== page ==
A pickup truck driver in North Dakota was taking a selfie with his cellphone when he fatally struck a triathlete from behind as she trained on her bicycle in eastern North Dakota and then deleted photos from his phone, according to charges.
This was at least the third suspected instance in an 11-week-span last summer of people dying in collisions in that part of North Dakota while drivers were using their phones. One of the other cases also involved a triathlete killed while bicycling.
Matt K. Strand, 35, of Niagara, N.D., was charged last week in Steele County District Court with felony negligent homicide in the death in mid-August of Lisa Knudson, 54, of Portland, N.D.
Knudson was riding along westbound Hwy. 200, about 12 miles west of her home, and “was legally operating a bicycle on the same road” as Strand, the charging document read.
“Data from Strand’s cellphone reflects that he took a picture of himself at 18:48 [6:48 p.m.] and that he called 911 to report the accident at 18:49 [6:49 p.m.],” a court filing in support of the charge read.
Data from Strand’s vehicle “reflects that he did not brake prior to striking Knudson,” the filing continued.
The pickup not only crossed the fog line to Strand’s right, it also passed over the rumble strips on the shoulder, the filing read.
At one point, Strand explained that his pickup drifted because he was distracted by a vehicle and people on farmland near the crash scene, but authorities said they could not confirm his version of events.
At another point, the court document continued, Strand told a state trooper that he deleted photos from his phone immediately after calling 911.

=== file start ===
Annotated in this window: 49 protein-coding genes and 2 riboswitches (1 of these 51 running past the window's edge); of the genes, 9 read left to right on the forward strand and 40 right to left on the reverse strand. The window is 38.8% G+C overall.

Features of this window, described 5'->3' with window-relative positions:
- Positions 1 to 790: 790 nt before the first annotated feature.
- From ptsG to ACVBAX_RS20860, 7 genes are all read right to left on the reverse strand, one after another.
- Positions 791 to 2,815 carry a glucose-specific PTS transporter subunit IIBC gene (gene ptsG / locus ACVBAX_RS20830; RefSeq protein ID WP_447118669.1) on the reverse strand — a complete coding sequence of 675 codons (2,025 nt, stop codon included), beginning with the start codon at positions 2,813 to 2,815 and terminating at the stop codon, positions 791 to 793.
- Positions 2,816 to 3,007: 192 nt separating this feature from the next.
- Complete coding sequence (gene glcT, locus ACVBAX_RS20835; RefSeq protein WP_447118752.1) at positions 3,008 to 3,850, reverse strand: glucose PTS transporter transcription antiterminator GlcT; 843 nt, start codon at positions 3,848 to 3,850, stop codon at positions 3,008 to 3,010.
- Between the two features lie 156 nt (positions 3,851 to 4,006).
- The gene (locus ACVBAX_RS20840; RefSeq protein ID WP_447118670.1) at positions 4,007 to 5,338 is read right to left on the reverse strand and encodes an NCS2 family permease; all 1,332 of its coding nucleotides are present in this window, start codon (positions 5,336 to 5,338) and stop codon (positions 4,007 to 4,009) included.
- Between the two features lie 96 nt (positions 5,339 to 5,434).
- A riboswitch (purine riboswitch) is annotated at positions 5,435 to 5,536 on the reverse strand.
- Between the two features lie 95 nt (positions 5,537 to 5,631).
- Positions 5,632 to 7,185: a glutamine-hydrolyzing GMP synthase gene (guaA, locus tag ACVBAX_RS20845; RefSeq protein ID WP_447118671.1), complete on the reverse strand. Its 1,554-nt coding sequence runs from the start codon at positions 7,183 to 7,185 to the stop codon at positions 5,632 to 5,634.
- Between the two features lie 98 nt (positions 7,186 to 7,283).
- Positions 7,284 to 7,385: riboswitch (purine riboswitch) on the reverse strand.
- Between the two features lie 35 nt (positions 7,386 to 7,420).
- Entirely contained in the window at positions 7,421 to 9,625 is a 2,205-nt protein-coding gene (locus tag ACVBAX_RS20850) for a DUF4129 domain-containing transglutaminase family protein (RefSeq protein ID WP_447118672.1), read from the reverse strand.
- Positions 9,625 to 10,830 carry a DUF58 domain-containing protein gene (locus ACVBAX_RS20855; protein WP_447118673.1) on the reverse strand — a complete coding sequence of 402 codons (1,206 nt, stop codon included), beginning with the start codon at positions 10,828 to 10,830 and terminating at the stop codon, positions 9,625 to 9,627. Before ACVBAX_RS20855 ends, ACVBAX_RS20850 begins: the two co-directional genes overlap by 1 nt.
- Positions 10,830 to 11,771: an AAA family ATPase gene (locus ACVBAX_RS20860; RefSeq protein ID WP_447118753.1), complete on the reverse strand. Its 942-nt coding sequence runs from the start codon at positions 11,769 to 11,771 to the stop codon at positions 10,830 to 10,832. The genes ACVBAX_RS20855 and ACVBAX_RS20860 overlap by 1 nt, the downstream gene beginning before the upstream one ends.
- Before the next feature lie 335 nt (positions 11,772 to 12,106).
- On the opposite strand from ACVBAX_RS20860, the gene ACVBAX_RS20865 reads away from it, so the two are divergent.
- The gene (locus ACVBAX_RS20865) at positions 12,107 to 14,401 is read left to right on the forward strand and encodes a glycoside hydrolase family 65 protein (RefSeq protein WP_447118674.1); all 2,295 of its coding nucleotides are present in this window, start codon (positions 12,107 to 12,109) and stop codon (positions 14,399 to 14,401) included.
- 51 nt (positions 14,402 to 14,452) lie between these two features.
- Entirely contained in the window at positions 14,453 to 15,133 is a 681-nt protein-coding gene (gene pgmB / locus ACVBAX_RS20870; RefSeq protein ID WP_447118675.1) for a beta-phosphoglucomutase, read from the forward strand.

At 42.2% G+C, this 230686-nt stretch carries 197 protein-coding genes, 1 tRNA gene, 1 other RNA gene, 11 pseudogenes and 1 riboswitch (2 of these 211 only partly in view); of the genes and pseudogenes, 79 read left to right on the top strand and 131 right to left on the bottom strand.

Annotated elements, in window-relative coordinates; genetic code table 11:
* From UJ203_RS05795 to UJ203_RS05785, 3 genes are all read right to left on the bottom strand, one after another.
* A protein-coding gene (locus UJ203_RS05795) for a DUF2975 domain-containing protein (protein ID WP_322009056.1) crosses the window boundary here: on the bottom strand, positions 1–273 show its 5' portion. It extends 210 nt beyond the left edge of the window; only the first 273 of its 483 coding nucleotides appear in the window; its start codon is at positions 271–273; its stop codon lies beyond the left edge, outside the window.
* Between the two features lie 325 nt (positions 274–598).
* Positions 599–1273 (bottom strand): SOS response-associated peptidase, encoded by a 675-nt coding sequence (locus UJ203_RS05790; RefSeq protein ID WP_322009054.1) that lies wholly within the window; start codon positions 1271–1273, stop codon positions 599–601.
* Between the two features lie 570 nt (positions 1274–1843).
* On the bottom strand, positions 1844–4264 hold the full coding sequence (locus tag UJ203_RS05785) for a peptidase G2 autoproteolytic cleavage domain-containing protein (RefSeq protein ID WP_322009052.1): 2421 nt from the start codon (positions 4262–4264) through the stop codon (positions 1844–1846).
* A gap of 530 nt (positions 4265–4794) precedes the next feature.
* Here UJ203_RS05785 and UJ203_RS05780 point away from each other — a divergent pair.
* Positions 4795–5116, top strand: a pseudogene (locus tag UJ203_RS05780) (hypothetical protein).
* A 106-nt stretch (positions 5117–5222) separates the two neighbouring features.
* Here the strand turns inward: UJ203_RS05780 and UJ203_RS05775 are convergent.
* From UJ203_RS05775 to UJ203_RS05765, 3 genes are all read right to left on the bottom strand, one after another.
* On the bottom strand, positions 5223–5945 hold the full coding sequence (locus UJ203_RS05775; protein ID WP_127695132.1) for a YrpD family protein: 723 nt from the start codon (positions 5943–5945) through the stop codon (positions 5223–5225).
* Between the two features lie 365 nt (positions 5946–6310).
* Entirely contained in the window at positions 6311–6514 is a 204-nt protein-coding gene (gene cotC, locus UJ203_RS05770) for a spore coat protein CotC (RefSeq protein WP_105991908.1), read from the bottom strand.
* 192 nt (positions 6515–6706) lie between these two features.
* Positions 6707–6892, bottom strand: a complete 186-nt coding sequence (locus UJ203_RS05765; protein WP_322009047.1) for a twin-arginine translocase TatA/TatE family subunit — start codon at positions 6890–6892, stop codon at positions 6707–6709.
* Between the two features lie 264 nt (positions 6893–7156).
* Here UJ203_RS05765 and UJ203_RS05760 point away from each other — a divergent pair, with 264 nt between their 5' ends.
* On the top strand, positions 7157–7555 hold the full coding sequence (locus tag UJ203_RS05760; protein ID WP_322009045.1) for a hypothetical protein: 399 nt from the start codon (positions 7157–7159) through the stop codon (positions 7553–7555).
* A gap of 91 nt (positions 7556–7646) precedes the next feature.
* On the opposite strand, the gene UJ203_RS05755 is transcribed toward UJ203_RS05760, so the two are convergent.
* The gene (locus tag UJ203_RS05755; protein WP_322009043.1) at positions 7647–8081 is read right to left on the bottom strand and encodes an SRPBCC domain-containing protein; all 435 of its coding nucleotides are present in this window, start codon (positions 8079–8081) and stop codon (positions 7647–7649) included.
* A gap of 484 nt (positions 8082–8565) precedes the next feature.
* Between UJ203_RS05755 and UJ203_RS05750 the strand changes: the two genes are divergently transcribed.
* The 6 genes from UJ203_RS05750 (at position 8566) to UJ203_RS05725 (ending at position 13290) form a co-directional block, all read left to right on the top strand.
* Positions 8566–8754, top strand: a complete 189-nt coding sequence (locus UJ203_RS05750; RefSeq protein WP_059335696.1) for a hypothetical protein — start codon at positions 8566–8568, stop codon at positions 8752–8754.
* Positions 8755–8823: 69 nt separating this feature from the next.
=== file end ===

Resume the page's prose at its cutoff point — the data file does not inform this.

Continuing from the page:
Strand has been charged by summons and has a June 17 court date. Messages were left with him Tuesday seeking response to the allegations.
In an interview with the Forum of Fargo-Moorhead newspaper, Strand’s mother placed some of the blame for the crash on Knudson.
Patsy Strand said Knudson was “at least 25 percent at fault” because she was in the lane, rather than on the shoulder. “What a stupid place to start bicycling,” she said.
Knudson, who graduated from Minnesota State University, Moorhead, and worked for a Grand Forks law firm as a paralegal, competed in four Ironman triathlons and scores of other races beginning when she was in her 20s.
Earlier fatal crashes
On May 27, 2014, a 20-year-old driver was surfing Facebook on her cellphone when she rear-ended an SUV at 85 miles per hour, without braking, along northbound Interstate 29 between Fargo and Grand Forks, killing 89-year-old Phyllis Gordon of Ada, Minn. Abby E. Sletten, of Hatton, N.D., pleaded guilty to a misdemeanor and was sentenced to a year’s probation.
On June 20, a speeding car fatally struck triathlete David Hawkinson, of West Fargo, as the 50-year-old rode his bike on County Road 81 near Grandin, N.D., between Fargo and Grand Forks. The driver, Justin Jalbert, 27, of Grandin, who was texting at the time, pleaded guilty to felony negligent homicide. His sentence called for him to be incarcerated for six months.
Hawkinson raised a family in Wadena, Minn., before returning to the Fargo area. He counted the 2011 Boston Marathon among his running accomplishments.
On Tuesday, Sens. John Hoeven, R.-N.D., and Amy Klobuchar, D-Minn., were among four in the Senate who reintroduced legislation to help crack down on distracted driving. A federal grant program designed to help states combat distracted driving “sat on” nearly $16 million in unused funds last fiscal year, the four senators said in a coordinated statement.
This latest bill seeks to give states “more of the resources they need to educate people and help prevent these kinds of tragic mishaps,” Hoeven said.